Gift with Purchase

Customers love it when they receive a free gift with their purchase. To make this cost-effective, you can limit who is eligible for a free gift. For example, Sephora gives Beauty Insider members two free samples with every purchase. You can also offer free gifts when customers place orders of a certain value or give gifts for occasions such as birthdays.

Loyalty Reward Discounts

Loyalty programs are a great way to keep customers engaged and buying from you. There should be tempting incentives for loyalty members, including special deals, early access to new releases, or a point system that allows customers to cash in points for discounts.

Seasonal Discounts

You can use these types of discounts to celebrate certain holidays and recognize those being honored. For example, you could run a military discount during Military Appreciation Month or an educator discount for back-to-school. This tactic not only encourages customers to buy but also shows that you care.

Referral Discounts

It’s smart to encourage word-of-mouth sharing as much as possible, and one way to do that is by offering a referral discount. Here, if someone refers a friend to your brand and that friend makes a purchase, one or both parties get a discount. It’s a win-win for everyone involved, as customers get to buy for less and you get a boost in brand awareness and traffic.

Identity Marketing Discounts

This strategy uses gated offers geared specifically towards certain communities that share core attributes, such as healthcare workers or students. People in these groups identify highly with this community, so recognizing their identity makes them feel appreciated. For instance, 66% of healthcare workers say that personalized discounts make them feel valued. This can help form a positive brand relationship and encourages loyalty. And because these communities are so tight-knit, word-of-mouth is strong; over 90% of nurses, students, and teachers would share an offer with others they knew were eligible for it.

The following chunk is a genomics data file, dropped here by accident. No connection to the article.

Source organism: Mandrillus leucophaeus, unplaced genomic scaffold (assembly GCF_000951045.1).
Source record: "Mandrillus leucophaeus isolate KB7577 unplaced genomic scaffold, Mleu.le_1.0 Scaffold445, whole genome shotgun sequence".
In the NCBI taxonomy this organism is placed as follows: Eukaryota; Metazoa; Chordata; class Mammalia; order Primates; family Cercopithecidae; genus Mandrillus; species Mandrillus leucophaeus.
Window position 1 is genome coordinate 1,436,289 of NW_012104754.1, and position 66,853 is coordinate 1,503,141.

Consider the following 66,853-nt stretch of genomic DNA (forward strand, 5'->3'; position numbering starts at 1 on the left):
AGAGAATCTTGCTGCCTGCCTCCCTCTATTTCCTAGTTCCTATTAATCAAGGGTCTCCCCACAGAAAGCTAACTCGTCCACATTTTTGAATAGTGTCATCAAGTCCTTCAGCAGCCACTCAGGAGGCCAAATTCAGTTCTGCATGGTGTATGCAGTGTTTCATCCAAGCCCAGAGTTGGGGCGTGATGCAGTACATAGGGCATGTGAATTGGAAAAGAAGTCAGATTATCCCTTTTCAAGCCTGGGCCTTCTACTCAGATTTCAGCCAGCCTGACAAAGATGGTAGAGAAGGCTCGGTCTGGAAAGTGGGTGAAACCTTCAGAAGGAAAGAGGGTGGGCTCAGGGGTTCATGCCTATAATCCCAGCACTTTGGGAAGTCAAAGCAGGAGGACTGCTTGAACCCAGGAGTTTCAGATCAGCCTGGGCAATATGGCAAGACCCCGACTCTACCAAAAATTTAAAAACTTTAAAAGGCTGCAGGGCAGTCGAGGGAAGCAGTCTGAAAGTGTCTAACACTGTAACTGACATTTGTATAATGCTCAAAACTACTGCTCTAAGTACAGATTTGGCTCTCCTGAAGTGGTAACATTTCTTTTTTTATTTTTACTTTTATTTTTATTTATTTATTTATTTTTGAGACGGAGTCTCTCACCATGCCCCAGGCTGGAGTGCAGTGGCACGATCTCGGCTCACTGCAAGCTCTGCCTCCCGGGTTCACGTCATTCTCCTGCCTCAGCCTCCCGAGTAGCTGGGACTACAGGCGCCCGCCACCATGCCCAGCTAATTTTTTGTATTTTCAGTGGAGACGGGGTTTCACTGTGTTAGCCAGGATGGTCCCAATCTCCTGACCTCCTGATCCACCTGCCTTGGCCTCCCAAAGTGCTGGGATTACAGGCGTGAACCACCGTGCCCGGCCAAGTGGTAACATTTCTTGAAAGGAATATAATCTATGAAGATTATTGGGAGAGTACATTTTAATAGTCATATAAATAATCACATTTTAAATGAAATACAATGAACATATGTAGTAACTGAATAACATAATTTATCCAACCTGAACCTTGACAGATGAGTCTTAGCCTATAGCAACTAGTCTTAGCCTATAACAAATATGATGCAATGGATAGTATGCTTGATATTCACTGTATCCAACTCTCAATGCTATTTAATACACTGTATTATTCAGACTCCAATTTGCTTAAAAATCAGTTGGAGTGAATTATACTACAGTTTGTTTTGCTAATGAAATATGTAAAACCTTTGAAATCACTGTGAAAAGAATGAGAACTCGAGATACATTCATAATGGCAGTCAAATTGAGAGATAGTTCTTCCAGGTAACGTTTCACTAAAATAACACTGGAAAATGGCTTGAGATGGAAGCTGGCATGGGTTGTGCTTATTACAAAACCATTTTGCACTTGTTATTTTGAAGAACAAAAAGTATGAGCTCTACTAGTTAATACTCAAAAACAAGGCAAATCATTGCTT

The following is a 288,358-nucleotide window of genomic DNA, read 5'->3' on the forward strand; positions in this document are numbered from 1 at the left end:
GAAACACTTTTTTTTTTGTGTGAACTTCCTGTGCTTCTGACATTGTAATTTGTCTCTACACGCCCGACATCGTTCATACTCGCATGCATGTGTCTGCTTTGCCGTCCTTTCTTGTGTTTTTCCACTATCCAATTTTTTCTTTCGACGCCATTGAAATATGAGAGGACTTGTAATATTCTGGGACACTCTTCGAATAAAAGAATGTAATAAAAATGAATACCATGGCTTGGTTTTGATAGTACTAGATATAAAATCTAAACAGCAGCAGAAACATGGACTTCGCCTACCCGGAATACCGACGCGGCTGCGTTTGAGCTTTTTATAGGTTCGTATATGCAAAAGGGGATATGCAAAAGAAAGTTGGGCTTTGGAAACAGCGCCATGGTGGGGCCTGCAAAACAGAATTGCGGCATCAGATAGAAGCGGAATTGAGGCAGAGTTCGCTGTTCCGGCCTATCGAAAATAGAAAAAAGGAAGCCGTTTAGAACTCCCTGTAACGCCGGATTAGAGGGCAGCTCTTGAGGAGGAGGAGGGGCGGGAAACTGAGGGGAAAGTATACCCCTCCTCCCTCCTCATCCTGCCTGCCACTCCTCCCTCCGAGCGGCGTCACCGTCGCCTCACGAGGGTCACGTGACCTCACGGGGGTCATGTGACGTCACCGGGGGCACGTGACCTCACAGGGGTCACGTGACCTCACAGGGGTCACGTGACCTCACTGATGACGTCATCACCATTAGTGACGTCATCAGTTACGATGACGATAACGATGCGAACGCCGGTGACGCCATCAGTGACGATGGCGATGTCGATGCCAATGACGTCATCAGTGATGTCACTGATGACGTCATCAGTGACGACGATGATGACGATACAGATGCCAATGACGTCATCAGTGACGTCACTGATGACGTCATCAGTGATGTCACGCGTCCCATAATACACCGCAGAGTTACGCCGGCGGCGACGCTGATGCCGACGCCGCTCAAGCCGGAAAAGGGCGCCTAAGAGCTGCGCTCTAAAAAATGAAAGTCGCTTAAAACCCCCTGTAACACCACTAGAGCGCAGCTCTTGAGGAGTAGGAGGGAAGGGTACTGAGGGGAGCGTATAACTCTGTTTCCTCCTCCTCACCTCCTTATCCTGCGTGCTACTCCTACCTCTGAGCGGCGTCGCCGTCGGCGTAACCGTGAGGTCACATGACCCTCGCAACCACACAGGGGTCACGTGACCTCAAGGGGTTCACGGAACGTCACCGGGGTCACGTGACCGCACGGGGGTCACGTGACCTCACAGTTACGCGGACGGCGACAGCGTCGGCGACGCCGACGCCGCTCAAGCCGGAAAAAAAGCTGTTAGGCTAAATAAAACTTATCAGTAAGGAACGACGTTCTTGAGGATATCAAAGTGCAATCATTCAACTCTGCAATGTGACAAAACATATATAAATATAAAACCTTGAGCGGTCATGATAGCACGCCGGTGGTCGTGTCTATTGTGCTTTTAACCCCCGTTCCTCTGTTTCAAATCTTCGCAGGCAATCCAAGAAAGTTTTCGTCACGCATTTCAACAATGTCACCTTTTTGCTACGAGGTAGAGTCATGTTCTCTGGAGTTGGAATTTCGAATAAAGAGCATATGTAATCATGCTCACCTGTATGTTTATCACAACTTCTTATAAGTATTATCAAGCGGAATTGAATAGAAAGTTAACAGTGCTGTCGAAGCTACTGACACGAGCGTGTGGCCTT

To prevent discount abuse, have customers verify their identity via a digital verification platform. This will ensure that only eligible customers can redeem it. As an added bonus, your brand can gather zero-party data you can use for re-engagement and personalization.

Making Discounting Work for Your Brand

The types of discounts you can offer heavily depend on what you sell and to whom. But every brand will benefit from exclusive discounts designed for the consumer communities that are most relevant and valuable for your company.

SheerID can help you find the best types of discounts for your brand so you can build a loyal customer base that will spread news of your offers within their circles. The SheerID Verification Platform provides instant offer verification, allowing you to reward your most valuable customers without worrying about fraud. That’s a deal we can all get behind.